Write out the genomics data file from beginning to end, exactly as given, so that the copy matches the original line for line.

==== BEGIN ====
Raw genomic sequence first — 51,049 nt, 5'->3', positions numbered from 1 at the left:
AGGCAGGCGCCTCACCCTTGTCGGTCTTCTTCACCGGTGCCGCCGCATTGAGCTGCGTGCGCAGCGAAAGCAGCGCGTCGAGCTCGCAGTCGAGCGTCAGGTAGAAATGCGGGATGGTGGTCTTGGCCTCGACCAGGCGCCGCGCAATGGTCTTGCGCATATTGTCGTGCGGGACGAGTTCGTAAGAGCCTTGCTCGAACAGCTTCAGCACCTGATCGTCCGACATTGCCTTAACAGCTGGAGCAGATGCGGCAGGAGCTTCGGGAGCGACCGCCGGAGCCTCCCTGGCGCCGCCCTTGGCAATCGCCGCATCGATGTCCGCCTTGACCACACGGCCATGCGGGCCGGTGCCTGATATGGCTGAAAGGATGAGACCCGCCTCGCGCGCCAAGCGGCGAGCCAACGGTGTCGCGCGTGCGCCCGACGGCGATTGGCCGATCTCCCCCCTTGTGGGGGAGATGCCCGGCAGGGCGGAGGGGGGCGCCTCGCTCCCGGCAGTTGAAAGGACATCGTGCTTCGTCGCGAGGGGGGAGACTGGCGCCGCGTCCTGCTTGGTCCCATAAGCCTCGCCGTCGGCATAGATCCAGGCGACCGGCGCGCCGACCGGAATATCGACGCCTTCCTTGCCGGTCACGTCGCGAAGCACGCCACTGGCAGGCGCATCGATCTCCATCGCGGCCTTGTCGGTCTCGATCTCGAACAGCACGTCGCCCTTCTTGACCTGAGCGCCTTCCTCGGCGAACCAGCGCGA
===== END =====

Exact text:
Raw genomic sequence first — 51,049 nt, 5'->3', positions numbered from 1 at the left:
AGGCAGGCGCCTCACCCTTGTCGGTCTTCTTCACCGGTGCCGCCGCATTGAGCTGCGTGCGCAGCGAAAGCAGCGCGTCGAGCTCGCAGTCGAGCGTCAGGTAGAAATGCGGGATGGTGGTCTTGGCCTCGACCAGGCGCCGCGCAATGGTCTTGCGCATATTGTCGTGCGGGACGAGTTCGTAAGAGCCTTGCTCGAACAGCTTCAGCACCTGATCGTCCGACATTGCCTTAACAGCTGGAGCAGATGCGGCAGGAGCTTCGGGAGCGACCGCCGGAGCCTCCCTGGCGCCGCCCTTGGCAATCGCCGCATCGATGTCCGCCTTGACCACACGGCCATGCGGGCCGGTGCCTGATATGGCTGAAAGGATGAGACCCGCCTCGCGCGCCAAGCGGCGAGCCAACGGTGTCGCGCGTGCGCCCGACGGCGATTGGCCGATCTCCCCCCTTGTGGGGGAGATGCCCGGCAGGGCGGAGGGGGGCGCCTCGCTCCCGGCAGTTGAAAGGACATCGTGCTTCGTCGCGAGGGGGGAGACTGGCGCCGCGTCCTGCTTGGTCCCATAAGCCTCGCCGTCGGCATAGATCCAGGCGACCGGCGCGCCGACCGGAATATCGACGCCTTCCTTGCCGGTCACGTCGCGAAGCACGCCACTGGCAGGCGCATCGATCTCCATCGCGGCCTTGTCGGTCTCGATCTCGAACAGCACGTCGCCCTTCTTGACCTGAGCGCCTTCCTCGGCGAACCAGCGCGA